The Adventures of Sir Gawain the True by Gerald Morris & Aaron Renier
(The Knights' Tales Series)

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Synopsis

In the third installment in the Knights’ Tales series, Gerald Morris tells the laugh-outloud tale of King Arthur’s most celebrated knight, and nephew, Sir Gawain and the Green Knight. With lively illustrations by Aaron Renier, Morris creates a captivating and comical medieval world that teems with humor and wonder.

This chapter book is sure to set young readers on another rollicking and hilarious Arthurian adventure!

 

About Gerald Morris & Aaron Renier

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When Gerald Morris was in fifth grade he loved Greek and Norse mythology and before long was retelling the stories to his younger sister and then to neighborhood kids. He began carrying a notebook in which he kept some of the details related to the different stories. The joy he found in retelling those myths continued when he discovered other stories. According to Gerald Morris, "I never lost my love of retelling the old stories. When I found Arthurian literature, years later, I knew at once that I wanted to retell those grand tales. So I pulled out my notebook . . . I retell the tales, peopling them with characters that I at least find easier to recognize, and let the magic of the Arthurian tradition go where it will." Gerald Morris lives in Wausau, Wisconsin, with his wife and their three children. In addition to writing he serves as a minister in a church.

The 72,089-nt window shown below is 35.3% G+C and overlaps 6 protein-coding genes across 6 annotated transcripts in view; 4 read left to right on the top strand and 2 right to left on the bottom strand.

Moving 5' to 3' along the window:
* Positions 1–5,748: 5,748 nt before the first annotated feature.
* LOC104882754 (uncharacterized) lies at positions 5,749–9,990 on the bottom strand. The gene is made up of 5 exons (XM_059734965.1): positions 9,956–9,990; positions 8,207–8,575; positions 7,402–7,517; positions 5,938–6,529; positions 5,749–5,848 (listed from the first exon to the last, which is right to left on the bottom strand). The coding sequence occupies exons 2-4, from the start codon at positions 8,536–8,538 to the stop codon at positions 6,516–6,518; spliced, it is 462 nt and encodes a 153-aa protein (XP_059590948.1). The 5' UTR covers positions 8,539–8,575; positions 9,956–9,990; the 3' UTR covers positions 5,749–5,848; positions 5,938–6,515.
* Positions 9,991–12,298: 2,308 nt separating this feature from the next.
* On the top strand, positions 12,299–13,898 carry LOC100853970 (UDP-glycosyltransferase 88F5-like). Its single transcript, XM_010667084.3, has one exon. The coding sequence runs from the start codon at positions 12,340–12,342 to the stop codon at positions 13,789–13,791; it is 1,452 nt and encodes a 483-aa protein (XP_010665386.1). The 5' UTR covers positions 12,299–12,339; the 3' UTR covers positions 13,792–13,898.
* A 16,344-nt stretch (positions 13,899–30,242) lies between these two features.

Published April 18, 2011 by HMH Books for Young Readers. 131 pages
Genres: Action & Adventure, Children's Books, Humor & Entertainment, Literature & Fiction. Fiction

Unrated Critic Reviews for The Adventures of Sir Gawain the True

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Said banter shows off to excellent advantage Morris’ability to put a 21st-century spin on the ancient legends: “ ‘I bring this enchanted sword, seeking the one knight who is able to draw it from its sheath!’ ‘Stuck, is it?’ asked Sir Kay.

Jan 15 2012 | Read Full Review of The Adventures of Sir Gawain ...

Kirkus Reviews

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Combining strength, a good heart, sharp intelligence and a fondness for afternoon naps, Lancelot reflects Morris’s view that true heroes are good in fights, but equally capable of solving problems nonviolently, and of not letting all the shiny armor go to their heads.

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Kirkus Reviews

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Continuing the masterful reboot of his Squire’s Tales for younger audiences, Morris takes his favorite knight from “Sir Gawain the Undefeated” to “Sir Gawain the Once Defeated” and thence to the titular moniker.

Mar 01 2011 | Read Full Review of The Adventures of Sir Gawain ...

Kirkus Reviews

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Continuing the masterful reboot of his Squire's Tales for younger audiences, Morris takes his favorite knight from "Sir Gawain the Undefeated" to "Sir Gawain the Once Defeated" and thence to the titular moniker.

Apr 06 2011 | Read Full Review of The Adventures of Sir Gawain ...

Common Sense Media

Each of the 10 chapters introduces a new adventure that connects to the overarching story of the Green Knight and leads to Gawain's gradual transformation from self-satisfied Sir Gawain the Undefeated to the wiser Sir Gawain the True.

Apr 18 2011 | Read Full Review of The Adventures of Sir Gawain ...

Reader Rating for The Adventures of Sir Gawain the True
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